Plasma phytanic acid concentration and risk of prostate cancer: Results from the European prospective investigation into cancer and nutrition

Alison J. Price, Naomi E. Allen, Paul N. Appleby, Francesca L. Crowe, Mazda Jenab, Sabina Rinaldi, Nadia Slimani, Rudolf Kaaks, Sabine Rohrmann, Heiner Boeing, Tobias Pischon, Vassiliki Benetou, Androniki Naska, Antonia Trichopoulou, Domenico Palli, Sabina Sieri, Rosario Tumino, Paolo Vineis, H. Bas Bueno-de-Mesquita, Ignacio DonateCarlos A. González, Maria José Sánchez, Maria Dolores Chirlaque, Eva Ardanaz, Nerea Larrañaga, Kay Tee Khaw, Sheila Rodwell, Valentina Gallo, Dominique S. Michaud, Elio Riboli, Timothy J. Key

Research output: Contribution to journalArticlepeer-review


Background: Phytanic acid, a fatty acid predominantly obtained from foods high in ruminant fat, may have a biological role in the up-regulation of the protein α-methylacyl-coenzyme A racemase, which is overexpressed in prostate cancer tissue. Objective: This study aimed to examine the association between plasma concentrations of phytanic acid and subsequent risk of prostate cancer. Design: Within the European Prospective Investigation into Cancer and Nutrition cohort, 566 incident prostate cancer cases from Germany, Greece, Italy, the Netherlands, Spain, and the United Kingdom were individually matched to 566 controls by study center, age at recruitment, and time of day and duration of fasting at blood collection. Phytanic acid concentrations were measured by using a gas chromatography-mass spectrometry assay. Results: In controls, plasma phytanic acid concentration was strongly correlated with dairy fat intake (r = 0.49, P <0.0001), varied significantly by country (P for heterogeneity <0.0001), and decreased with age (P for trend = 0.02) and duration of fasting at blood collection (P for trend = 0.002). There was no significant association of phytanic acid with prostate cancer risk overall (odds ratio for a doubling in concentration: 1.05; 95% CI: 0.91, 1.21; P for trend = 0.53) or by stage or grade of disease. However, in men who had fasted (>3 h) at blood collection, the odds ratio for prostate cancer was 1.27 (95% CI: 1.01, 1.60; P for trend = 0.04). Conclusion: Plasma phytanic acid concentration is significantly associated with intake of dairy fat but not with overall risk of prostate cancer in this European population.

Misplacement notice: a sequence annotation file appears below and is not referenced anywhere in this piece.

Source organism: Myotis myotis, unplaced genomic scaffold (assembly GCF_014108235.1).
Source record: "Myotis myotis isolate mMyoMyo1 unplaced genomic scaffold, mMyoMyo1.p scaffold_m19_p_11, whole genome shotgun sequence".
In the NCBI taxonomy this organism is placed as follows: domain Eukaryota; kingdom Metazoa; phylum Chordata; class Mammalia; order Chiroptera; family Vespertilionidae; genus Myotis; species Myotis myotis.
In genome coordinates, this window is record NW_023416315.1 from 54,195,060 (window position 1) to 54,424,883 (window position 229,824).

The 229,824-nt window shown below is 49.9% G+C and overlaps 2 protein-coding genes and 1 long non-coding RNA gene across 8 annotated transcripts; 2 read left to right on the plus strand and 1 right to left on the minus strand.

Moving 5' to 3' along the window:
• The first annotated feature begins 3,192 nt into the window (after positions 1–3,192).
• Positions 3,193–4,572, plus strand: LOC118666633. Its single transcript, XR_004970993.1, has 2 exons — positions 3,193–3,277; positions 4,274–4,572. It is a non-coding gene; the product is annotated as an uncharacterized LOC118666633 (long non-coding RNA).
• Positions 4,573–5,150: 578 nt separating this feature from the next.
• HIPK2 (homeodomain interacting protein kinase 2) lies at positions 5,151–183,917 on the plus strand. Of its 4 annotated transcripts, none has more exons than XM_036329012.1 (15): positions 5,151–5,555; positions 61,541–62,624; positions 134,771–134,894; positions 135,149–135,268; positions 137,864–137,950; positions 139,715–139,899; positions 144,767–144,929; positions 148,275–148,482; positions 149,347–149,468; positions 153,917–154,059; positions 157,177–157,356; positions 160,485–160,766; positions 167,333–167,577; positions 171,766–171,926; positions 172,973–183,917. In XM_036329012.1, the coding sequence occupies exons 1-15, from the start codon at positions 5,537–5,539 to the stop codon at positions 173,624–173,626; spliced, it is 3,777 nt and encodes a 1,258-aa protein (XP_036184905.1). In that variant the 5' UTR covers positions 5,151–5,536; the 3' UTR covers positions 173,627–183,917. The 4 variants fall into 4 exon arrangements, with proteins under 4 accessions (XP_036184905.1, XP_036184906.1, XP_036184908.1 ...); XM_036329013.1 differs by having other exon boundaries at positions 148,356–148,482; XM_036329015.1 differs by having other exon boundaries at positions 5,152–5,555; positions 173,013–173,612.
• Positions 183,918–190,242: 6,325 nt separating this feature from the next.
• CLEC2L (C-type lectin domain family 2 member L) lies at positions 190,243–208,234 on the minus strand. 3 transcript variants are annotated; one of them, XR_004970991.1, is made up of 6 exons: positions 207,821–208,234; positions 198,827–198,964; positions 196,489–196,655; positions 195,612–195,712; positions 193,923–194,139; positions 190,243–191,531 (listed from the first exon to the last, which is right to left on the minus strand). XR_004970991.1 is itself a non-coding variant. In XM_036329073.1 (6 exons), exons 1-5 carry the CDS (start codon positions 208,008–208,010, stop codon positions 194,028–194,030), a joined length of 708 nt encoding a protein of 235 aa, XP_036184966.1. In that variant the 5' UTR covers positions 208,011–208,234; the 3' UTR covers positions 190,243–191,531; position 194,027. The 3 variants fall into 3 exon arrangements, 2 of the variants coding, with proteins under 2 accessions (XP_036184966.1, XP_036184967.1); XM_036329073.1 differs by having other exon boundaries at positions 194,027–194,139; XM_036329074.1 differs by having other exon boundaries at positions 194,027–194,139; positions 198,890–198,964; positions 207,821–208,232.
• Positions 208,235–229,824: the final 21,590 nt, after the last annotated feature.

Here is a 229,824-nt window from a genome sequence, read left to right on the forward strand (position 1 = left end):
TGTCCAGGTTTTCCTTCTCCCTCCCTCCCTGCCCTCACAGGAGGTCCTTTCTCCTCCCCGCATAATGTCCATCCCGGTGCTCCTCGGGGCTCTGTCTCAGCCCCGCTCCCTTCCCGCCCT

Original languageEnglish
Pages (from-to)1769-1776
Number of pages8
JournalAmerican Journal of Clinical Nutrition
Issue number6
Publication statusPublished - Jun 1 2010

ASJC Scopus subject areas

  • Medicine (miscellaneous)
  • Nutrition and Dietetics

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